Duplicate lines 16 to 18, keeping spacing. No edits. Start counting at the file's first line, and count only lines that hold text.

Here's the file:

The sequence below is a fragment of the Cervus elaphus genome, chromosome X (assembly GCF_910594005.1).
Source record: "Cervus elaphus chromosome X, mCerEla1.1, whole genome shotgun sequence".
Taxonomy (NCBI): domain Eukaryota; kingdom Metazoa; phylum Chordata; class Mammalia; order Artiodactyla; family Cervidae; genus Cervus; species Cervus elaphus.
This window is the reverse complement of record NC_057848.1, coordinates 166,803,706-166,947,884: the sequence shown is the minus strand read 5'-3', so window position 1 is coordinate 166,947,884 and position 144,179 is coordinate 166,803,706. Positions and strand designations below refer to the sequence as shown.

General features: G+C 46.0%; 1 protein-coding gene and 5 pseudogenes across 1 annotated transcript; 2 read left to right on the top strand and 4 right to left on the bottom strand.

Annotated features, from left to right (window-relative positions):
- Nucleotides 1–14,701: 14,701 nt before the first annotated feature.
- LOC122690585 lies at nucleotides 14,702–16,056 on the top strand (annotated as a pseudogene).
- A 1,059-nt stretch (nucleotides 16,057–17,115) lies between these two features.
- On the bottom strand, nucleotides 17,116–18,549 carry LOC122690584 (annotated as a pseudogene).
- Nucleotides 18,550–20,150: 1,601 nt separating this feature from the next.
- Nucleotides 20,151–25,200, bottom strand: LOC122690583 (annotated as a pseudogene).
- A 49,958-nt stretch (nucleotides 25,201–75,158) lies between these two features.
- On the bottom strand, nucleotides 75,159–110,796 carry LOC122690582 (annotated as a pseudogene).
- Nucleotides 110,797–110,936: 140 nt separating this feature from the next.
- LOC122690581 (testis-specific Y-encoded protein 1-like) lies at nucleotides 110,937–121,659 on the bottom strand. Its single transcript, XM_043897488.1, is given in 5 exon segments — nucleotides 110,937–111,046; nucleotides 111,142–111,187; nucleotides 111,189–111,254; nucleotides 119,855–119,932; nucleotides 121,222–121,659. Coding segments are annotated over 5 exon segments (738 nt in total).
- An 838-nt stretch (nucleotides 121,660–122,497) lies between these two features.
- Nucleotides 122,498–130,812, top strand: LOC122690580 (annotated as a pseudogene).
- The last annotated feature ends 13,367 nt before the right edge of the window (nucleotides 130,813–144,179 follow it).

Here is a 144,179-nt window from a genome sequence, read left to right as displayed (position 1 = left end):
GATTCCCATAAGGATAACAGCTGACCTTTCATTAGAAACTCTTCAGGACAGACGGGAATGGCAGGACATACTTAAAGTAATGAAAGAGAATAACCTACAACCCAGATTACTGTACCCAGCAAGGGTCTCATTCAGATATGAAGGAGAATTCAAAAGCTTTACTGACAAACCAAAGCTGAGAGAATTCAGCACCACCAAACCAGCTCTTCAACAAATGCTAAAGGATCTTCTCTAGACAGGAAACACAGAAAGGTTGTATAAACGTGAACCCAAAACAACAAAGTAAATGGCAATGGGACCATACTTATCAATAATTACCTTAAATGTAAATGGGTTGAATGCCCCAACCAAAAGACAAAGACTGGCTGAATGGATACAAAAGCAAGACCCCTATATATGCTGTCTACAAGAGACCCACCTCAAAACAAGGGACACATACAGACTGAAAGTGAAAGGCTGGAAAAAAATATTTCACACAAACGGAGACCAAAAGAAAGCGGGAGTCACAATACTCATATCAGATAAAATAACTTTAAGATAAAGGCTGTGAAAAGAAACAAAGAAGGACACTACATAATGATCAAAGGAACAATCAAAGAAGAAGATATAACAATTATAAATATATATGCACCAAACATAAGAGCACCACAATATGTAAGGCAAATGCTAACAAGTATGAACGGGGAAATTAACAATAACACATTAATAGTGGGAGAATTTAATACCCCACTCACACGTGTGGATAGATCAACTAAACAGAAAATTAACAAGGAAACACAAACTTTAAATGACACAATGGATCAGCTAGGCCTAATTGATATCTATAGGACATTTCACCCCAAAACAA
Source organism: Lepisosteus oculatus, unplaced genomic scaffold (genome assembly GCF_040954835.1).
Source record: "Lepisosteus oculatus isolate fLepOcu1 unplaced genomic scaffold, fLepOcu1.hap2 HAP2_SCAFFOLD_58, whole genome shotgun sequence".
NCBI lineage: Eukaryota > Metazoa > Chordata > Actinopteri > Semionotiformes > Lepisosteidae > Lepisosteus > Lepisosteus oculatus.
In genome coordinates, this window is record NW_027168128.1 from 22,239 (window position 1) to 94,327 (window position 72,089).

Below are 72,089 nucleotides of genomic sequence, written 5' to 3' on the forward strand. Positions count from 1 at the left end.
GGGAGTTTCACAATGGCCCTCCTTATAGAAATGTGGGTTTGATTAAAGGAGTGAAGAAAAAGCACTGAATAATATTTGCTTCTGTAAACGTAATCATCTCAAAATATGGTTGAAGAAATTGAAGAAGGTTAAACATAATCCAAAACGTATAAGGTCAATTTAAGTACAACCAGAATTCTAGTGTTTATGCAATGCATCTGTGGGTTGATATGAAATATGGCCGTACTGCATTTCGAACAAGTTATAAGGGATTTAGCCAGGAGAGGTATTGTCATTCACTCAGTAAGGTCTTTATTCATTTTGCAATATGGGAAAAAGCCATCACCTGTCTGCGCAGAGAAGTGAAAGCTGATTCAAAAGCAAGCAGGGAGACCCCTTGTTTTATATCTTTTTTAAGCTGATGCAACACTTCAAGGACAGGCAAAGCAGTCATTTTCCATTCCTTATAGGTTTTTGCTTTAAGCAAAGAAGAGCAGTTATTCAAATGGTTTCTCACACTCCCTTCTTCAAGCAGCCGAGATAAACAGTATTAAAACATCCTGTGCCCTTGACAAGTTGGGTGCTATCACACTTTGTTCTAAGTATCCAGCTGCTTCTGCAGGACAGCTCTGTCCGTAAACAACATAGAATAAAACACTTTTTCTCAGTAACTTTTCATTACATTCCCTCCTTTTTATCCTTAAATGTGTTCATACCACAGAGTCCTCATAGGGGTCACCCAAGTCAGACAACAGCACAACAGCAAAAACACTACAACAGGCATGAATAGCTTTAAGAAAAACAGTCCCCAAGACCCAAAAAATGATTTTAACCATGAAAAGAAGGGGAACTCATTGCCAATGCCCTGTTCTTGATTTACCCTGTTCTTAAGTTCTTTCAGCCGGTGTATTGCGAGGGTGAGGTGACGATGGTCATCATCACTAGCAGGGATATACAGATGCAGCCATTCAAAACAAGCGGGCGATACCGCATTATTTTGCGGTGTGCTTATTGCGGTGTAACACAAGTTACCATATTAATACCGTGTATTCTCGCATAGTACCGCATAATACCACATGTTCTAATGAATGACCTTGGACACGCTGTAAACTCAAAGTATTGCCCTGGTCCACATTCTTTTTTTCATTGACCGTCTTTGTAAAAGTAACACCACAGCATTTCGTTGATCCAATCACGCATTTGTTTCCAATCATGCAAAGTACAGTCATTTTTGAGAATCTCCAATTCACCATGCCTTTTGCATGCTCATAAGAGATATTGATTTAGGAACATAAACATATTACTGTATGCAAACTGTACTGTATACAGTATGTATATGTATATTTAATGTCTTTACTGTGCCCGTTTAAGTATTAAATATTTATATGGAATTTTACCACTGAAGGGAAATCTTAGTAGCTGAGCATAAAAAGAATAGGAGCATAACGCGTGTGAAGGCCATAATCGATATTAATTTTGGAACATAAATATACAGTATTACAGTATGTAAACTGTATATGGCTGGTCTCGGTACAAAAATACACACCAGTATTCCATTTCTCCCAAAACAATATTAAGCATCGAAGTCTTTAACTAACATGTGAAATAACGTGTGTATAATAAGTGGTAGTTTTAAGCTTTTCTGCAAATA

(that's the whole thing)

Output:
- LOC122690581 (testis-specific Y-encoded protein 1-like) lies at nucleotides 110,937–121,659 on the bottom strand. Its single transcript, XM_043897488.1, is given in 5 exon segments — nucleotides 110,937–111,046; nucleotides 111,142–111,187; nucleotides 111,189–111,254; nucleotides 119,855–119,932; nucleotides 121,222–121,659. Coding segments are annotated over 5 exon segments (738 nt in total).
- An 838-nt stretch (nucleotides 121,660–122,497) lies between these two features.
- Nucleotides 122,498–130,812, top strand: LOC122690580 (annotated as a pseudogene).